My gut tells me there is maybe an issue with the internals grounding? or something of the four character clock LED - not scientific at all I know. When you first plug it in, the clock flashes 12:01 then time LED flash off - they all work except the one that flashes off when it should be on and vice/versa. Off chance of programming logic error which would not be fixable unless I could get same chip from same radio -not going that route for sure. If above LED internal issue is correct then finding replacement also probably not economically feasible either. Ran out of ideas, but as you all may know I'm an electronics knob so hoping my wild guesses are wrong, and hoping someone has a gestalt.
 
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whiteoutage

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My gut tells me there is maybe an issue with the internals grounding? or something of the four character clock LED - not scientific at all I know. When you first plug it in, the clock flashes 12:01 then time LED flash off - they all work except the one that flashes off when it should be on and vice/versa. Off chance of programming logic error which would not be fixable unless I could get same chip from same radio -not going that route for sure. If above LED internal issue is correct then finding replacement also probably not economically feasible either. Ran out of ideas, but as you all may know I'm an electronics knob so hoping my wild guesses are wrong, and hoping someone has a gestalt.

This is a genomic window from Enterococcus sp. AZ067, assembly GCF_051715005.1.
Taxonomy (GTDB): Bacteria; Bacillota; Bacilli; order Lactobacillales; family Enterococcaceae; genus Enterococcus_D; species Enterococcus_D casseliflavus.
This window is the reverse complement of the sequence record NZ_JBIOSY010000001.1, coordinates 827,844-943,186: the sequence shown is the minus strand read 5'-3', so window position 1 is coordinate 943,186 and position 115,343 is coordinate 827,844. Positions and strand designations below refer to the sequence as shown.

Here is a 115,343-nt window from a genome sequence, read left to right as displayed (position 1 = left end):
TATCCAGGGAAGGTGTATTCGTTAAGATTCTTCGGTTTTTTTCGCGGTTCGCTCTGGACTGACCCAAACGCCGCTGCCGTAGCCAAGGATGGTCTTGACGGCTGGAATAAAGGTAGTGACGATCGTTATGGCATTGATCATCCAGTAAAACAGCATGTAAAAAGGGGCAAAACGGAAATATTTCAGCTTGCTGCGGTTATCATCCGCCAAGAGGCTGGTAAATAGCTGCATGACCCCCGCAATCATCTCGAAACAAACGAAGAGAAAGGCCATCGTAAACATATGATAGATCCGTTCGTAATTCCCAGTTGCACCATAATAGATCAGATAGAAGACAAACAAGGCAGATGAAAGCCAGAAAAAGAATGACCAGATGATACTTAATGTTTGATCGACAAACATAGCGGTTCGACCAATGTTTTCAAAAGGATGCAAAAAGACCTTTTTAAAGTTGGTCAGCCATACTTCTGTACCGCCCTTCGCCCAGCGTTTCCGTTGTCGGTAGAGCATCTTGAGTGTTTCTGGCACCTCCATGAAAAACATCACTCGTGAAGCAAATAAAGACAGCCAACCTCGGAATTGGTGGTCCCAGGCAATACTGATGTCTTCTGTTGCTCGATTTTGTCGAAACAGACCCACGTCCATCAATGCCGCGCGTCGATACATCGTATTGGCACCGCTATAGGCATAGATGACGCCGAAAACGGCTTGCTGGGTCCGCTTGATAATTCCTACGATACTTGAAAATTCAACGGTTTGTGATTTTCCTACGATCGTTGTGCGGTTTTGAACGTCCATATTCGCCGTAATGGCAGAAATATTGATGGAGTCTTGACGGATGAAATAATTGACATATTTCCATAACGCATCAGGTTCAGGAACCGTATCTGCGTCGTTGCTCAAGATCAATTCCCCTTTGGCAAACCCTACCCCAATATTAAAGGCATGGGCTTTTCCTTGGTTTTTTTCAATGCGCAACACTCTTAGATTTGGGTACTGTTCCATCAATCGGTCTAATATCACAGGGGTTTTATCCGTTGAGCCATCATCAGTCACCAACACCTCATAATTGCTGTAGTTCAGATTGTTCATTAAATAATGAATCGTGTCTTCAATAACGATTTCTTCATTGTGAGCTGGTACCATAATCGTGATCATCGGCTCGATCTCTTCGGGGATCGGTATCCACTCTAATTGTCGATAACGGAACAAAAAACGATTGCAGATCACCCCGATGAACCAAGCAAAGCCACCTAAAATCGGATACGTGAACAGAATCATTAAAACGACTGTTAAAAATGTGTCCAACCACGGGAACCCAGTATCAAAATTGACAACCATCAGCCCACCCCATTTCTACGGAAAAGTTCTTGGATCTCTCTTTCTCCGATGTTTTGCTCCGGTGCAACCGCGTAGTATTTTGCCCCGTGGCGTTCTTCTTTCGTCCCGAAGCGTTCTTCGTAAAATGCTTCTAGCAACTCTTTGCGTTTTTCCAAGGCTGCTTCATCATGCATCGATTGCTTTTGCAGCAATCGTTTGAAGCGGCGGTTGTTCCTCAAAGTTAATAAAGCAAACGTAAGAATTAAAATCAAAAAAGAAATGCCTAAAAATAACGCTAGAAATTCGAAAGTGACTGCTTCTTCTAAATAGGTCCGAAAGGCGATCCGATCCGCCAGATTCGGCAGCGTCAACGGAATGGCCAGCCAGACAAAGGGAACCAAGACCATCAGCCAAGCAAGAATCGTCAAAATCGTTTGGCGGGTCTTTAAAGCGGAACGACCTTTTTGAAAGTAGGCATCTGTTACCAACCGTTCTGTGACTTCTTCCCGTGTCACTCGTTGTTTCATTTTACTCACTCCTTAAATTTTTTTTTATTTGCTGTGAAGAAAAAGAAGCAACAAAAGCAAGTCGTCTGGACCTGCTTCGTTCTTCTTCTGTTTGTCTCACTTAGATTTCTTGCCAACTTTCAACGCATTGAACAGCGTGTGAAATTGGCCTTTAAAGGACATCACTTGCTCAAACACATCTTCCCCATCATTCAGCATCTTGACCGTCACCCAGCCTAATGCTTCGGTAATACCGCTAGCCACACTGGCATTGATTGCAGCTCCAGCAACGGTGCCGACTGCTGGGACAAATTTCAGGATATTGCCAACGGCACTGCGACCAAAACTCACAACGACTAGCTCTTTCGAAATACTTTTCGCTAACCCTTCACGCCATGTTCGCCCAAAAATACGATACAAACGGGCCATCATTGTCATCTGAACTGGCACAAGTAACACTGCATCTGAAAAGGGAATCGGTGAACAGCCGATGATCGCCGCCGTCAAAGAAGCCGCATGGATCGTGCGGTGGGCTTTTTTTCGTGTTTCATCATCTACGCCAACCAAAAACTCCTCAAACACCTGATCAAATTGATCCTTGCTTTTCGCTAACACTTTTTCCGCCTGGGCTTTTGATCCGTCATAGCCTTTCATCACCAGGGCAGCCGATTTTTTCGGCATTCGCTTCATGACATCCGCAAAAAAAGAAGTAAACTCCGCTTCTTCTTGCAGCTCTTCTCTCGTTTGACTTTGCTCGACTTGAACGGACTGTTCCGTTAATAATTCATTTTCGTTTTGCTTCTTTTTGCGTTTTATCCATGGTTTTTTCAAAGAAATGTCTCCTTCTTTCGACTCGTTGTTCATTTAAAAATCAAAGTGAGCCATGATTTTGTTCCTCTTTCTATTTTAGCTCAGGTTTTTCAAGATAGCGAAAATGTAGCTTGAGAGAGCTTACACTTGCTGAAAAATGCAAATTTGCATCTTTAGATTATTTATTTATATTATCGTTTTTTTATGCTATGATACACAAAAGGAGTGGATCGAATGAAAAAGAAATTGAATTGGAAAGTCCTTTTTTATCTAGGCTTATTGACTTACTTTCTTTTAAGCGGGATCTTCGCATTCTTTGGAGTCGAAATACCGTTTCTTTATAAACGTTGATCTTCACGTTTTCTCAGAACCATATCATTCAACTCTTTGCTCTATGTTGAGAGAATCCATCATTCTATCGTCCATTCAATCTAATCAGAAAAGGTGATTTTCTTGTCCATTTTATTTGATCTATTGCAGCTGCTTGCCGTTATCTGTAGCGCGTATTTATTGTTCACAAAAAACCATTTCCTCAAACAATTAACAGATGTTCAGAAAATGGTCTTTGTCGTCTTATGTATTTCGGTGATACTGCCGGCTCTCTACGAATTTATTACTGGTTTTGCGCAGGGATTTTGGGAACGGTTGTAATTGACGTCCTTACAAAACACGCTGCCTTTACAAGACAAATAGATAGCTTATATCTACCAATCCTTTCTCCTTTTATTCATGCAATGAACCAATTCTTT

Thinking there may be a way to rule out defective parts out by somehow taking voltage measurements but I have no clue as which pins should be probed and what expected voltages should be? Maybe the problem pin six is getting a negative voltage instead of a positive voltage? Any advice on taking voltage measurements, etc. would be greatly appreciated.
 

Martaine2005

May 12, 2015
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I would guess the IC is damaged.
Try spraying it with a freezer spray, it may well function correctly for 20 seconds or so.
If you have a can of compressed air, you can invert the can to get a freeze from it.

Martin
 

whiteoutage

Jul 20, 2017
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I would guess the IC is damaged.
Try spraying it with a freezer spray, it may well function correctly for 20 seconds or so.
If you have a can of compressed air, you can invert the can to get a freeze from it.

Martin
no freezer or air here would it hurt to stick in the freezer for half an hour?
 

whiteoutage

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All "g" segment down I'd say the ic.
Multiplexing would be internally controlled.